On November 20, Africa will mark the Africa Industrialization day.
Since 2018, the Africa Industrialization Day has been successfully commemorated with weeklong events. The Africa Union Commission last year hosted the 2020 Africa Industrialization Week celebrations (#AIW2020) on 16-20 November 2020, under the theme “Inclusive and sustainable industrialisation in the AfCFTA and COVID-19 era”.
Industrial development is of critical importance for sustained and inclusive economic growth in African countries. Industry can enhance productivity, increase the capabilities of the workforce, and generate employment, by introducing new equipment and new techniques.
Industrialization, with strong linkages to domestic economies, will help African countries achieve high growth rates, diversify their economies and reduce their exposure to external shocks.
This will substantially contribute to poverty eradication through employment and wealth creation.
Over the last few years , African leaders have been pursuing policies designed to mimic the path China took to become one of the world’s leading economies.
Some of these policies include creating special economic zones after China’s Shenzhen and positioning the manufacturing sector as a fulcrum to attract investments and create new jobs.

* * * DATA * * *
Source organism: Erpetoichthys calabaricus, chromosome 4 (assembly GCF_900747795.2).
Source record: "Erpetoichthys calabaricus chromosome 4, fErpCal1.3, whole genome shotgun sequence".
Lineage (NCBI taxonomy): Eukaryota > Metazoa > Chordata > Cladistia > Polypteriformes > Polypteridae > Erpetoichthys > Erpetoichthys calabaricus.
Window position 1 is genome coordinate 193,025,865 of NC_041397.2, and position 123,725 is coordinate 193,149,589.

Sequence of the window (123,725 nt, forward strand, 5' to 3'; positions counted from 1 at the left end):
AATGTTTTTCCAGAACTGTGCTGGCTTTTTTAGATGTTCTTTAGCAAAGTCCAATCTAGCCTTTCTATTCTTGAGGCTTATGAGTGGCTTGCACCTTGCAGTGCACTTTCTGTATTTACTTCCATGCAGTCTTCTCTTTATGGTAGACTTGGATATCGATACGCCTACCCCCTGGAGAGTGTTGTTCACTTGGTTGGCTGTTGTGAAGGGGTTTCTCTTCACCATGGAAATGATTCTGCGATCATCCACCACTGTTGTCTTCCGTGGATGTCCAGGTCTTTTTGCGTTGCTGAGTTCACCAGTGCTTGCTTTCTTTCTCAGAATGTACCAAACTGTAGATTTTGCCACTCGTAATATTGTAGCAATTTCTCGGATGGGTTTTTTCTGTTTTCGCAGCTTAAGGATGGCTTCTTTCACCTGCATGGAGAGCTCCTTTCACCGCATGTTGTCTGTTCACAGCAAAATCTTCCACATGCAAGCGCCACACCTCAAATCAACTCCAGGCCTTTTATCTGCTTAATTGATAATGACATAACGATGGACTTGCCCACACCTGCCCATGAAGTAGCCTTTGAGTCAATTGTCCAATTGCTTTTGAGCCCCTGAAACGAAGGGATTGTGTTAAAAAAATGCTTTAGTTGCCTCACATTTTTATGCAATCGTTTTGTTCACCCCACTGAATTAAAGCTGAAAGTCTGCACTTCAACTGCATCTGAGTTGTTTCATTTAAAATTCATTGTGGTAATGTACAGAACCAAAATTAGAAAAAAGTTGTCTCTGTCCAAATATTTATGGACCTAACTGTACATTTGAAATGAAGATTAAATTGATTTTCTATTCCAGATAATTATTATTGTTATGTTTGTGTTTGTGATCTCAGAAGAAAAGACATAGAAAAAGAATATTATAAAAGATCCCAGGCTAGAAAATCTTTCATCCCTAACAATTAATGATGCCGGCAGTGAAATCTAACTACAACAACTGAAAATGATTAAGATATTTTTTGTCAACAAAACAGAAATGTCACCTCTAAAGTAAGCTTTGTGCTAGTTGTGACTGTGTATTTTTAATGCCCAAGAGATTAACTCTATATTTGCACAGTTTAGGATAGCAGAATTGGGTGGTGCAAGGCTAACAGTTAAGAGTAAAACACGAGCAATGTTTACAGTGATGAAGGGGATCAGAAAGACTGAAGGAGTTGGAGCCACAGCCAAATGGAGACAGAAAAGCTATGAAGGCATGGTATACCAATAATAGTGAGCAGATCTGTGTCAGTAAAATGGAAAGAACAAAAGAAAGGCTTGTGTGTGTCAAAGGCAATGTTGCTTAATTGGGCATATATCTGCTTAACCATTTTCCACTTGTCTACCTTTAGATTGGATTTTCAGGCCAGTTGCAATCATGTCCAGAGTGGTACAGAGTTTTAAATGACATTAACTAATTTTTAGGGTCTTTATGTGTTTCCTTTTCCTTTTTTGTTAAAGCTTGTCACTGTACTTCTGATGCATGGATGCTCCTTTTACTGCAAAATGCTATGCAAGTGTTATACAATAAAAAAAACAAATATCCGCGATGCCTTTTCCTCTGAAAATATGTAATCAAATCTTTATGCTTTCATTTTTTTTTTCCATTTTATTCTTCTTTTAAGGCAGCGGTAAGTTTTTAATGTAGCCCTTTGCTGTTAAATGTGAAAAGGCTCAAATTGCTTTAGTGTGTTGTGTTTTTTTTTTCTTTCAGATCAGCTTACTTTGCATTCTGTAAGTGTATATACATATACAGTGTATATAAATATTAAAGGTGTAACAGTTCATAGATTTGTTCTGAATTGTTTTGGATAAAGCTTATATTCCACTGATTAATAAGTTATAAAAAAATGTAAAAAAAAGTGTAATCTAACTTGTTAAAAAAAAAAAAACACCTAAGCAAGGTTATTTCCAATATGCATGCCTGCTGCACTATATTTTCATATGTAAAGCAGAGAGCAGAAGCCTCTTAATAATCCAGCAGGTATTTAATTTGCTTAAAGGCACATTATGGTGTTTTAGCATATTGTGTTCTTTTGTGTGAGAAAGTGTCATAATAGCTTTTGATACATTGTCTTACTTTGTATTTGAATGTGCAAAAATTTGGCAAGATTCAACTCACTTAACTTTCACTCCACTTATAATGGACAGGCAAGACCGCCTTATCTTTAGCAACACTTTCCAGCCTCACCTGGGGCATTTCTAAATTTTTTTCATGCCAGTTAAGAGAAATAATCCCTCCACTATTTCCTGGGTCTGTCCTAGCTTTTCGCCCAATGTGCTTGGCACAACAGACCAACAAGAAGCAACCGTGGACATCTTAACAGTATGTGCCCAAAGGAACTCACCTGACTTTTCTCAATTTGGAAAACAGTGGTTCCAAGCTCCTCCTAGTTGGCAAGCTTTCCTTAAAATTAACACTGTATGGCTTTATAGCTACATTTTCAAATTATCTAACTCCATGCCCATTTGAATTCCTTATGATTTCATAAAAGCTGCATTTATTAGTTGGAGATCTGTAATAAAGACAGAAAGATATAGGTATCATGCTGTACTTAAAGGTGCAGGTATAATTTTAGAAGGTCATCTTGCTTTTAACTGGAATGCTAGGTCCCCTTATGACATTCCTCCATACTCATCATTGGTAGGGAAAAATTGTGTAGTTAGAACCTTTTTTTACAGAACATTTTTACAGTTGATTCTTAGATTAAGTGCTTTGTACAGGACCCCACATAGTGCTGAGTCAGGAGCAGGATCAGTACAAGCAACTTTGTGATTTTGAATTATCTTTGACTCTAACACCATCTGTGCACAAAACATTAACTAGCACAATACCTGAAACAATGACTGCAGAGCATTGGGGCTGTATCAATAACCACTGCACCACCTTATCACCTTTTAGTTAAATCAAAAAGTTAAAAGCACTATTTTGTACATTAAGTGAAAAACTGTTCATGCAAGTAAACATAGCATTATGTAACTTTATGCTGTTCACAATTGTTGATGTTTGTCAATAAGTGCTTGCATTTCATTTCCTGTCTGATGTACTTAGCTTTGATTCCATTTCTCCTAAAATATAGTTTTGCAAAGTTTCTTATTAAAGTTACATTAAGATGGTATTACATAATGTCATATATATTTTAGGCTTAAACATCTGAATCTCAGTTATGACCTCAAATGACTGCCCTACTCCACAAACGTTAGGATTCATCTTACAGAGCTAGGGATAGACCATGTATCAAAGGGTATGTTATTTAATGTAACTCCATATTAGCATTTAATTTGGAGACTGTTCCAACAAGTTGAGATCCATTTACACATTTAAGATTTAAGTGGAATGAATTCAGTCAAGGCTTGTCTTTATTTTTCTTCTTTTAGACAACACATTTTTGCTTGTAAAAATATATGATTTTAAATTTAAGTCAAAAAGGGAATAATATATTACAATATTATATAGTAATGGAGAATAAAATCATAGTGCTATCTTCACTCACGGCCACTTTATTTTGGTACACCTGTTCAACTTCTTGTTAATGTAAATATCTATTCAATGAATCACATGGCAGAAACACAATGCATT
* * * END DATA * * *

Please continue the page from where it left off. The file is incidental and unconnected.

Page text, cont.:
Despite these efforts, Africa has yet to advance in its industrialization at the same speed China did.
But do you think things that worked for China will really work for Africa?
Well, China had already won sizable global manufacturing, accounting for more than 32% of the world’s industrial production as of May 2019.
It became the world’s manufacturing capital through a combination of factors, including optimal infrastructure and price-competitive local manufacturing talent.
In doing so, China created a well-differentiated comparative advantage that made companies from the U.S. and Europe , and later, other parts of the world, outsource manufacturing activities to China.
African Development Bank (AfDB) is set to examine how the African continent can reignite its industrialisation using technology.
AfDB senior special adviser to the president on Industrialisation Banji Oyelaran-Oyeyinka is billed to lead the process.
Reverse the ‘Reversal of Africa Fortune’
Oyelaran-Oyeyinka, who is presenting the kick-off seminar of the Prof. Calestous Juma Lecture series on knowledge and innovation for development, holding between August 12 and 13, 2021, noted that Africa must start immediately to reverse the ‘Reversal of its Fortune’.
According to him, the keynote address titled, ‘Re-igniting Africa Industrialisation: The Role of Innovation ‘ will address the issues why the renewed debate on Industrialisation?
“Personally, I do not believe there was any sort of disinterest especially among low-income and middle-income countries,” he said.
This online lecture series is a tribute to Prof. Calestous Juma who is an internationally recognised authority in the application of science, technology and innovation (STI) to sustainable development especially in developing countries. His work focused on analysing how knowledge and innovation could be harnessed for development in the context of institutional change in socio-economic systems.